We’ll also be getting the revival of blog discussions this Wednesday. If you have any topics you want to discuss, feel free to submit them. 

And lastly, I’m still looking for people to review my stuff (as I mentioned in here). I would hate to have to review myself. Please offer up your time to do it. I beg of you. 

That’s about it for the time being. See you next time around.


herakleskarpusi:

Hetalia Season Five Bloopers!


I have some stories for you to review. I think really like them, and maybe you’ll feel the same way too. 

I Ordered Russia Online and I didn’t Get him: [link omitted]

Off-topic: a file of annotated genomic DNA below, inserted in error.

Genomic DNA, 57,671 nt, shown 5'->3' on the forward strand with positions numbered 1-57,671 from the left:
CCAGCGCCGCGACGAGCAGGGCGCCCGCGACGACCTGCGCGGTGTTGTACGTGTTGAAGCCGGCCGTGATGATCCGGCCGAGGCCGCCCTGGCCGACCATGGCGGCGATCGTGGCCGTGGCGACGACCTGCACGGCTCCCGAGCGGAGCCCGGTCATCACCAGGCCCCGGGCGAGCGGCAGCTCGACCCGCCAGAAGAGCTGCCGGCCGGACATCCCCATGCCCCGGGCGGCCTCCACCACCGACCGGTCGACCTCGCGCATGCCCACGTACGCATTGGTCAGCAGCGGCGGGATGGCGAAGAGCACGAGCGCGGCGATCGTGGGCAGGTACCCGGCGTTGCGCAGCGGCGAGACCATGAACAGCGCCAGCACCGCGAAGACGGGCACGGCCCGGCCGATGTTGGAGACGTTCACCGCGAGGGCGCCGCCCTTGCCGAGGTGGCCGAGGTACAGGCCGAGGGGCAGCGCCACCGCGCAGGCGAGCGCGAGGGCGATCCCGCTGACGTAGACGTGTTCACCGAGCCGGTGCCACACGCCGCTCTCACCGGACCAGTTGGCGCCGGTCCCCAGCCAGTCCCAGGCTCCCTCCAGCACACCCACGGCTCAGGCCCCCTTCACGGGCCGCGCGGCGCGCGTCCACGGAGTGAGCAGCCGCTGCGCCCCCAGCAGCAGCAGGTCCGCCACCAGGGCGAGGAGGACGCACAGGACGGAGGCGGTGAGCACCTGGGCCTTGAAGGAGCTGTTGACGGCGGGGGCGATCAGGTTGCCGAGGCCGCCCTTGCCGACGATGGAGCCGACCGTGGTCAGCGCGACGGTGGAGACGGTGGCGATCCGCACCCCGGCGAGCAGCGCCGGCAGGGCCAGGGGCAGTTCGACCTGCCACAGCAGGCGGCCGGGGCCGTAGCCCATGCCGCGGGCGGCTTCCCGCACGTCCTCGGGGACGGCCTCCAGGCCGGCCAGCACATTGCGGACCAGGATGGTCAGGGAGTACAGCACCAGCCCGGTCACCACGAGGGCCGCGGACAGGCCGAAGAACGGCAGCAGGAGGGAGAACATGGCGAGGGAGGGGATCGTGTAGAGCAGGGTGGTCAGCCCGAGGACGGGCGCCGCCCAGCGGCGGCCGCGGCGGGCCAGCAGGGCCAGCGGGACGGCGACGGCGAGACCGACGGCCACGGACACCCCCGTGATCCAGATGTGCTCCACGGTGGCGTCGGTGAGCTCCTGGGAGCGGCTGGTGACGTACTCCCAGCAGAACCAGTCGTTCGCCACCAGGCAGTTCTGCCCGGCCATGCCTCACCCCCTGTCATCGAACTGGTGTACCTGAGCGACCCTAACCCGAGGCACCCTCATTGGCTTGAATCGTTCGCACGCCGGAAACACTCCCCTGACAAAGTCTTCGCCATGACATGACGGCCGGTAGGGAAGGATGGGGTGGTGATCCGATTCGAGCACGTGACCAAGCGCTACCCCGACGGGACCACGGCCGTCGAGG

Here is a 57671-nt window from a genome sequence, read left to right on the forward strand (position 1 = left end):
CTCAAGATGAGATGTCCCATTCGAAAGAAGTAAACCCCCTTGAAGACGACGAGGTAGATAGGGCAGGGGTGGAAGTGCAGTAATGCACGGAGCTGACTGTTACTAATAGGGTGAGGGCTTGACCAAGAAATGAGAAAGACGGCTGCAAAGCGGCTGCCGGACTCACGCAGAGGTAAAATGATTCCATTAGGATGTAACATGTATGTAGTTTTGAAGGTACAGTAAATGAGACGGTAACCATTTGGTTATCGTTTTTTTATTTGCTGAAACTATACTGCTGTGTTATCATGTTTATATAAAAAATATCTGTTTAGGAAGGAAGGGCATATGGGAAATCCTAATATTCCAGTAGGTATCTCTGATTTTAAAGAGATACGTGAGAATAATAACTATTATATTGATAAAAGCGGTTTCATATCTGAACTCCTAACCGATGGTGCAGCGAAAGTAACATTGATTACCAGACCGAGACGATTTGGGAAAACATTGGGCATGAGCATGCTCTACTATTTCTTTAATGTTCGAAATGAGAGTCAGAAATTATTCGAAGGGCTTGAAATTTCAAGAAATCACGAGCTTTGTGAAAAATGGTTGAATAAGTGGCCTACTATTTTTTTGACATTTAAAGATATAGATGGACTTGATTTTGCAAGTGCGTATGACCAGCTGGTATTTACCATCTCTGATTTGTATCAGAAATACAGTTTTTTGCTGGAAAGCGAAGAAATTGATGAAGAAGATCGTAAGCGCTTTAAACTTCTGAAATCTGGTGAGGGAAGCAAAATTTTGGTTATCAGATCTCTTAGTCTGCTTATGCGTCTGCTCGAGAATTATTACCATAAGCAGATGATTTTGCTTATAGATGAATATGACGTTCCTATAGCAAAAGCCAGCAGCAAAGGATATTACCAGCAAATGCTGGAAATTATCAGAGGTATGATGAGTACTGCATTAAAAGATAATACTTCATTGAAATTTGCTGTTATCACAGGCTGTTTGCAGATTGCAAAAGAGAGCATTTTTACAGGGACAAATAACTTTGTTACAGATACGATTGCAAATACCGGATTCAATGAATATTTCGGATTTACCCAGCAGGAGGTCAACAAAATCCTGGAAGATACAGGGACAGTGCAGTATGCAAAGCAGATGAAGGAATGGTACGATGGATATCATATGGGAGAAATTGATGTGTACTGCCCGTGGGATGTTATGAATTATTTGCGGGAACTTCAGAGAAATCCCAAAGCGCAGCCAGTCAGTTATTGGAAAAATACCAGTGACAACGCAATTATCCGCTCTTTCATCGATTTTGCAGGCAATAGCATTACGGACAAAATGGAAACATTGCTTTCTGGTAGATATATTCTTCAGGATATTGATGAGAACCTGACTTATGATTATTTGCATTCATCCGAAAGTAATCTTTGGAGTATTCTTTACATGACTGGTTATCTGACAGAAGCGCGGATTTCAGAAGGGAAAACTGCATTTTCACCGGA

American Girl:[Link omitted

Kidnapped by Straight Men: [Link Omitted]

The Fangirl: [Link Omitted]  (read the rest of the series with it. It gets weird.)

Normally, I would keep this in my inbox until I get around to reviewing them, but at this point, I’ve just had enough.

I’ve been running this blog for more or less three years now. From day one I have been getting requests to either review HETA or the Fanseries or generally SOMETHING written by me.

There is no way for me to appease you people, is there?

So fine then.

I will review it.

Or I will try to get someone to review it.

If anyone would like to please sit down and use my grading scale and do some big old reviews for my fanfiction, please tell me. You can do it, I can post it/reblog it and credit you, this can no longer be a problem, and we can all be happy. If I can’t get anyone to agree to do this, then I will have sit down and try to do some critical analysis of my own work. It won’t end well, so please ask about doing it.